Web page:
- Motor vehicle crashes. Not only do benzodiazepines slow reaction time and decrease physical coordination, they also have a disinhibiting effect. While on benzodiazepines, individuals are likely to exercise poor judgment. Those who get behind the wheel of a car have an increased risk of getting into an accident. It is no different from driving while drinking alcohol.
- Interpersonal conflicts. Like alcohol, benzodiazepines cause people to engage in impulsive and regrettable behavior. As a result, conflicts can occur. In some cases, people commit criminal acts, including assault and murder.
- Black outs. High doses of benzodiazepines, and even low doses of benzodiazepines when combined with alcohol, are sufficient to prevent memories from being formed. People who regularly abuse benzodiazepines often have gaps of entire weeks or months that they cannot describe at all.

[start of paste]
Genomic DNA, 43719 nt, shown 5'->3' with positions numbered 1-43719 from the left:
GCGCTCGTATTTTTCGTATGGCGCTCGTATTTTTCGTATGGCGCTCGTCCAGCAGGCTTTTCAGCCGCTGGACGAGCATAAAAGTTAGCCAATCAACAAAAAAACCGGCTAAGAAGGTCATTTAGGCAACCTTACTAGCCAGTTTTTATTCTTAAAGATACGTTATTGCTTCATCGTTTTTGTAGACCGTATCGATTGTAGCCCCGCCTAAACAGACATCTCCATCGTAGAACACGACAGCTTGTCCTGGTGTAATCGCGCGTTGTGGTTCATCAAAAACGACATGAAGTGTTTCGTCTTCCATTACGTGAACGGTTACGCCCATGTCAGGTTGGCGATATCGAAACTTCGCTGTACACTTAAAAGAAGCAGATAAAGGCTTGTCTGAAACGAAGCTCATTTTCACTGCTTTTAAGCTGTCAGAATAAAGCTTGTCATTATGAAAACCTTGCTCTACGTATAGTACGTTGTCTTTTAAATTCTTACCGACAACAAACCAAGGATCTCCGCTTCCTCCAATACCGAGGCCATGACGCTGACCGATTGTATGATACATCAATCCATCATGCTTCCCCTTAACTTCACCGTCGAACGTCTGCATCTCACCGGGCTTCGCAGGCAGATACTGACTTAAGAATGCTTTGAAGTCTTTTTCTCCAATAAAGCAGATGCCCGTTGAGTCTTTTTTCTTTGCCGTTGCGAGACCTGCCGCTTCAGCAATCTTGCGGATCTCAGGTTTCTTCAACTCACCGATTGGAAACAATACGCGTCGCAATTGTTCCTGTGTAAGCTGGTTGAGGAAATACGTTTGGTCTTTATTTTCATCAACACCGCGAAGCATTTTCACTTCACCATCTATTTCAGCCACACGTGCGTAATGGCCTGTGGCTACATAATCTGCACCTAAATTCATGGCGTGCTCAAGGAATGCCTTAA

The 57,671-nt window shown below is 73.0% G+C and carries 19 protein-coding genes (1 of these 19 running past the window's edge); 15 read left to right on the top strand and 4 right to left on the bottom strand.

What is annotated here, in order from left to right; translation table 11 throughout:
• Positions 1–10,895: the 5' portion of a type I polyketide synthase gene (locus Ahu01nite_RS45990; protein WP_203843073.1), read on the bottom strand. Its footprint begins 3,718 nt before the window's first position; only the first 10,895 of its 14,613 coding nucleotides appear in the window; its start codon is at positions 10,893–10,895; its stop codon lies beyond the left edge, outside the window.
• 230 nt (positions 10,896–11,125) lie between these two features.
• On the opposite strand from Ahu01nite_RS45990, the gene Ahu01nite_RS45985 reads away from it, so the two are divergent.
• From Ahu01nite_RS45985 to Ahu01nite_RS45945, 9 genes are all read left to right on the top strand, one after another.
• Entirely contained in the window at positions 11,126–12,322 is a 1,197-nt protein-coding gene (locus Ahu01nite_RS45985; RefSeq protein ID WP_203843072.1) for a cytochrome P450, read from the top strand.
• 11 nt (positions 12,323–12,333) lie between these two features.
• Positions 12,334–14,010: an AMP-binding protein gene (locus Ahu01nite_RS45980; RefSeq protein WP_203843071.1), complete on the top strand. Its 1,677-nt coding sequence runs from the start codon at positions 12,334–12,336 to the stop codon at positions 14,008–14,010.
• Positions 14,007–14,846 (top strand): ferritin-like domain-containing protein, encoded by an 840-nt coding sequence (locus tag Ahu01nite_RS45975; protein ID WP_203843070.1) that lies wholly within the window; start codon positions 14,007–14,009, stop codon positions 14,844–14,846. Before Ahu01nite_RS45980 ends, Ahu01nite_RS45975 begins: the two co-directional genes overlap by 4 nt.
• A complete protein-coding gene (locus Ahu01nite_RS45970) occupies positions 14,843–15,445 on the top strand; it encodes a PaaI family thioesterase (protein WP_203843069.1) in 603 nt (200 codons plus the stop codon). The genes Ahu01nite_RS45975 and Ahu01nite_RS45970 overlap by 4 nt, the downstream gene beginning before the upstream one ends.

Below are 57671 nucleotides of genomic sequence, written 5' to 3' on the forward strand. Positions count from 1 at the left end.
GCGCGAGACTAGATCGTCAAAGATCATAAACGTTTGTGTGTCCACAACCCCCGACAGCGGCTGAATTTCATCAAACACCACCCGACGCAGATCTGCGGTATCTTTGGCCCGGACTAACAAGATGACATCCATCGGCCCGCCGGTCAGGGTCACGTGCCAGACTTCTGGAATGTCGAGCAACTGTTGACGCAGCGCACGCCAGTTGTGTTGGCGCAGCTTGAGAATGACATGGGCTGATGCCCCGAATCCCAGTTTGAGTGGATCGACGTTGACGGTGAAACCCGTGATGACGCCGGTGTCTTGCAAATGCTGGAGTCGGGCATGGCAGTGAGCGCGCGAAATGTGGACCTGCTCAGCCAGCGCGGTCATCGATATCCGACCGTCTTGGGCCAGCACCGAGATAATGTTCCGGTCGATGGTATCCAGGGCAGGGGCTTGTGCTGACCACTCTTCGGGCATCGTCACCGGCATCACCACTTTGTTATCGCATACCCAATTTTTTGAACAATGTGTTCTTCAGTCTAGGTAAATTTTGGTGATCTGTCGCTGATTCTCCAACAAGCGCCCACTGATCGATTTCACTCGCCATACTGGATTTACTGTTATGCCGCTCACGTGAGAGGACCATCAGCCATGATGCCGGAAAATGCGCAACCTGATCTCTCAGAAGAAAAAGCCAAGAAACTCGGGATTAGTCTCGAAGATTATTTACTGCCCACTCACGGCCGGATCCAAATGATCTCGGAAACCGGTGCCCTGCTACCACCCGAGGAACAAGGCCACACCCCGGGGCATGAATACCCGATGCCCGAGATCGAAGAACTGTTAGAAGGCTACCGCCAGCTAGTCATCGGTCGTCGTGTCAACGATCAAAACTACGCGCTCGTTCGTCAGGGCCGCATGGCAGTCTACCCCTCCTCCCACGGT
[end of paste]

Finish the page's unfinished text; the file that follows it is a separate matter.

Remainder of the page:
- Worsened mental illness. Even though benzodiazepines are prescribed to treat symptoms of anxiety and other mental health conditions, benzodiazepine abuse ultimately worsens these symptoms and can lead to the development of new mental health conditions as well.
- Long term brain damage. Some research has shown that the cognitive effects of long term benzodiazepine abuse are semi-permanent. The drugs inflict long term neuronal damage, affecting learning abilities, visual-spatial abilities, processing speed, and verbal skills.
- Overdose. Benzodiazepine abuse can result in overdoses, especially when the drugs are combined with other central nervous system depressants, like alcohol or opioids. Benzodiazepine overdose generally comes in the form of respiratory depression, which can be fatal.
Benzodiazepine Abuse and Polydrug Dependence